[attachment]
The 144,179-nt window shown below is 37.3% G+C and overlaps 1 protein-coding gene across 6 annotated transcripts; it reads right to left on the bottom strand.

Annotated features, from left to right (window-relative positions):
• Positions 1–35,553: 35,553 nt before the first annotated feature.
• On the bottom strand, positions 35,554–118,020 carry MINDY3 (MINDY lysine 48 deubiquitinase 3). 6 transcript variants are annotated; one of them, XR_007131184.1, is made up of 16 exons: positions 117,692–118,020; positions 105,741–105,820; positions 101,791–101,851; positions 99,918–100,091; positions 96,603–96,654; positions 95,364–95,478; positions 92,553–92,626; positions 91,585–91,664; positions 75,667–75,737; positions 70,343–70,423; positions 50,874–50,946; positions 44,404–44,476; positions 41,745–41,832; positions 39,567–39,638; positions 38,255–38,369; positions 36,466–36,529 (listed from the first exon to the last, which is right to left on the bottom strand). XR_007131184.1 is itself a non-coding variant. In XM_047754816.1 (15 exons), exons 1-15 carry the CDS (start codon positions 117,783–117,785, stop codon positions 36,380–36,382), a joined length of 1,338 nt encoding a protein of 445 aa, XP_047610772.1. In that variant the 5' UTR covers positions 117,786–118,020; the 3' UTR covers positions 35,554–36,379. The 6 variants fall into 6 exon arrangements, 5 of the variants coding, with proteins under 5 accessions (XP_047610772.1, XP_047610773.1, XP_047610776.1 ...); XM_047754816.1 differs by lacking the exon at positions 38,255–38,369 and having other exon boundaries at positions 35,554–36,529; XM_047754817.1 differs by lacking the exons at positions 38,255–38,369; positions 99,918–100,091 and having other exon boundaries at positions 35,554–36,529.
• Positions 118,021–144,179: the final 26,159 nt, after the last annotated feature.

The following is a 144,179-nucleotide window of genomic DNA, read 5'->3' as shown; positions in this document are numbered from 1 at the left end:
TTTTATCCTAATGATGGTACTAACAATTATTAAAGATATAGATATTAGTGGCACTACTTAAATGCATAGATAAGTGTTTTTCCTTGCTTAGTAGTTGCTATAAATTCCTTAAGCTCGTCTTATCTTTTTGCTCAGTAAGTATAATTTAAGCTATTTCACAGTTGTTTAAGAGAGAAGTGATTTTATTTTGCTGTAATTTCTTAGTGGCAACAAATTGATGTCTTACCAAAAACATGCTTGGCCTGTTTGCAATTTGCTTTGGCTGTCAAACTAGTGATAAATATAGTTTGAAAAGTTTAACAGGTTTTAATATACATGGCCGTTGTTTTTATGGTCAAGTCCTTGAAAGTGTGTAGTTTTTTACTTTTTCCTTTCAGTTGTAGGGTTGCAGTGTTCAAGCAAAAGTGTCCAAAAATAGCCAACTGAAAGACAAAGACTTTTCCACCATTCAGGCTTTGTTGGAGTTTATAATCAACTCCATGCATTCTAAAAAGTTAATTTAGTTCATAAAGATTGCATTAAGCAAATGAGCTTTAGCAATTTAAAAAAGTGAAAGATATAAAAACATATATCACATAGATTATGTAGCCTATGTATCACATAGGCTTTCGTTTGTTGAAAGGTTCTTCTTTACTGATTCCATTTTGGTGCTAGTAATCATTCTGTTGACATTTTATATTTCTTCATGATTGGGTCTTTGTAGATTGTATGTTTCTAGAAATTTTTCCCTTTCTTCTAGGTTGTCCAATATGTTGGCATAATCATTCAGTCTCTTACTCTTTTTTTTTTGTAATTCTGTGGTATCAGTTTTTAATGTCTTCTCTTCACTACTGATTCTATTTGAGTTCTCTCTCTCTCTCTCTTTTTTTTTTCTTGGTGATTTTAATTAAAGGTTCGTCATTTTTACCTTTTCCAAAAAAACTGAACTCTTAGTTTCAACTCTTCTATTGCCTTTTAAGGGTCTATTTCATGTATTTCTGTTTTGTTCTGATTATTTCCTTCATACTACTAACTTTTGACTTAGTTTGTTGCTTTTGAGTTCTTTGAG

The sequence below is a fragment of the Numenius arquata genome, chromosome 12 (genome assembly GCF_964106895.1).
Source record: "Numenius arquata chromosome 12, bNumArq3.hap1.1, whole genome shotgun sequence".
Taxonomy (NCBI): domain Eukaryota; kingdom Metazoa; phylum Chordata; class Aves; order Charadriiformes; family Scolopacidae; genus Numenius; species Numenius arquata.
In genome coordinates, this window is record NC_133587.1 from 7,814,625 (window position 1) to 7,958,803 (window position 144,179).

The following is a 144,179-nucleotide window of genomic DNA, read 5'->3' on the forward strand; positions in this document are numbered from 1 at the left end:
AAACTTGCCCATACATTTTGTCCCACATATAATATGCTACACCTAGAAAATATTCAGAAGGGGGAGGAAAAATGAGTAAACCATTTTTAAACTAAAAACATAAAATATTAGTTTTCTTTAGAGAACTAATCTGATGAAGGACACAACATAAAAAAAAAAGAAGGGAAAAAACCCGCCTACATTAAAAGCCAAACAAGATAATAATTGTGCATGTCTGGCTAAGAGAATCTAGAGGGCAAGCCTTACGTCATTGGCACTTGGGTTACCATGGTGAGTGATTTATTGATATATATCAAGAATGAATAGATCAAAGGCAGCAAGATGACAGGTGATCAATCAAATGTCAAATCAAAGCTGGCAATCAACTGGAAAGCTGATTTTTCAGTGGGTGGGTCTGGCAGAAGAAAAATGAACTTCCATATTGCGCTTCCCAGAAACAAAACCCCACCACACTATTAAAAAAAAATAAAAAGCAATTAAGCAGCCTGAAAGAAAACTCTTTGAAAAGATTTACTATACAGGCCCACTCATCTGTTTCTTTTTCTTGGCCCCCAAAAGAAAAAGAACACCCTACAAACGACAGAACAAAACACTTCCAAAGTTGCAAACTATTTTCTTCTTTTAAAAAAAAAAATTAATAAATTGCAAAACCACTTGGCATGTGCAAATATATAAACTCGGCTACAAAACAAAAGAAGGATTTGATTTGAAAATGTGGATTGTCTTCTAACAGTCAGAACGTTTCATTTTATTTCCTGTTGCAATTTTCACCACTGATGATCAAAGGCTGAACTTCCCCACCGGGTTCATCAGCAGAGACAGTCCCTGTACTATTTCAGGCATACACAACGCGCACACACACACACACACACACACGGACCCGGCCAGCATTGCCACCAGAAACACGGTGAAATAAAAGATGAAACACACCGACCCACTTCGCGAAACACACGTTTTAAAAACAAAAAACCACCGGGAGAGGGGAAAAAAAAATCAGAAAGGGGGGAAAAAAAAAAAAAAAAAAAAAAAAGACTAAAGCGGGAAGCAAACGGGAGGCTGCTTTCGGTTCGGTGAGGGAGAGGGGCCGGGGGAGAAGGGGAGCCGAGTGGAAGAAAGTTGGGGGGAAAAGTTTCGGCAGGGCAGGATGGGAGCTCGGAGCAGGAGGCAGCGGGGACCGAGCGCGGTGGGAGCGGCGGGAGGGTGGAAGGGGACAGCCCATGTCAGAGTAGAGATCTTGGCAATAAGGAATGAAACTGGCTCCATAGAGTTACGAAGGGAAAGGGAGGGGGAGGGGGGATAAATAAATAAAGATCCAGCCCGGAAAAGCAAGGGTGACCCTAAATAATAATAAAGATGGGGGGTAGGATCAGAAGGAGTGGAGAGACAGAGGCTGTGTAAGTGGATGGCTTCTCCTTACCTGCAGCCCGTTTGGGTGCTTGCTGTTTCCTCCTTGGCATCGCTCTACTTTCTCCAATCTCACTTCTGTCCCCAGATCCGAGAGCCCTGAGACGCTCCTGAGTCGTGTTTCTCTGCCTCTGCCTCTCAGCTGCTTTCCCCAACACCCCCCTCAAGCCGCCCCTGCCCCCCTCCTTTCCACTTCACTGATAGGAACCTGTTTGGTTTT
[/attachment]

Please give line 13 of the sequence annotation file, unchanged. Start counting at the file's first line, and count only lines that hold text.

AAACTTGCCCATACATTTTGTCCCACATATAATATGCTACACCTAGAAAATATTCAGAAGGGGGAGGAAAAATGAGTAAACCATTTTTAAACTAAAAACATAAAATATTAGTTTTCTTTAGAGAACTAATCTGATGAAGGACACAACATAAAAAAAAAAGAAGGGAAAAAACCCGCCTACATTAAAAGCCAAACAAGATAATAATTGTGCATGTCTGGCTAAGAGAATCTAGAGGGCAAGCCTTACGTCATTGGCACTTGGGTTACCATGGTGAGTGATTTATTGATATATATCAAGAATGAATAGATCAAAGGCAGCAAGATGACAGGTGATCAATCAAATGTCAAATCAAAGCTGGCAATCAACTGGAAAGCTGATTTTTCAGTGGGTGGGTCTGGCAGAAGAAAAATGAACTTCCATATTGCGCTTCCCAGAAACAAAACCCCACCACACTATTAAAAAAAAATAAAAAGCAATTAAGCAGCCTGAAAGAAAACTCTTTGAAAAGATTTACTATACAGGCCCACTCATCTGTTTCTTTTTCTTGGCCCCCAAAAGAAAAAGAACACCCTACAAACGACAGAACAAAACACTTCCAAAGTTGCAAACTATTTTCTTCTTTTAAAAAAAAAAATTAATAAATTGCAAAACCACTTGGCATGTGCAAATATATAAACTCGGCTACAAAACAAAAGAAGGATTTGATTTGAAAATGTGGATTGTCTTCTAACAGTCAGAACGTTTCATTTTATTTCCTGTTGCAATTTTCACCACTGATGATCAAAGGCTGAACTTCCCCACCGGGTTCATCAGCAGAGACAGTCCCTGTACTATTTCAGGCATACACAACGCGCACACACACACACACACACACACGGACCCGGCCAGCATTGCCACCAGAAACACGGTGAAATAAAAGATGAAACACACCGACCCACTTCGCGAAACACACGTTTTAAAAACAAAAAACCACCGGGAGAGGGGAAAAAAAAATCAGAAAGGGGGGAAAAAAAAAAAAAAAAAAAAAAAAGACTAAAGCGGGAAGCAAACGGGAGGCTGCTTTCGGTTCGGTGAGGGAGAGGGGCCGGGGGAGAAGGGGAGCCGAGTGGAAGAAAGTTGGGGGGAAAAGTTTCGGCAGGGCAGGATGGGAGCTCGGAGCAGGAGGCAGCGGGGACCGAGCGCGGTGGGAGCGGCGGGAGGGTGGAAGGGGACAGCCCATGTCAGAGTAGAGATCTTGGCAATAAGGAATGAAACTGGCTCCATAGAGTTACGAAGGGAAAGGGAGGGGGAGGGGGGATAAATAAATAAAGATCCAGCCCGGAAAAGCAAGGGTGACCCTAAATAATAATAAAGATGGGGGGTAGGATCAGAAGGAGTGGAGAGACAGAGGCTGTGTAAGTGGATGGCTTCTCCTTACCTGCAGCCCGTTTGGGTGCTTGCTGTTTCCTCCTTGGCATCGCTCTACTTTCTCCAATCTCACTTCTGTCCCCAGATCCGAGAGCCCTGAGACGCTCCTGAGTCGTGTTTCTCTGCCTCTGCCTCTCAGCTGCTTTCCCCAACACCCCCCTCAAGCCGCCCCTGCCCCCCTCCTTTCCACTTCACTGATAGGAACCTGTTTGGTTTT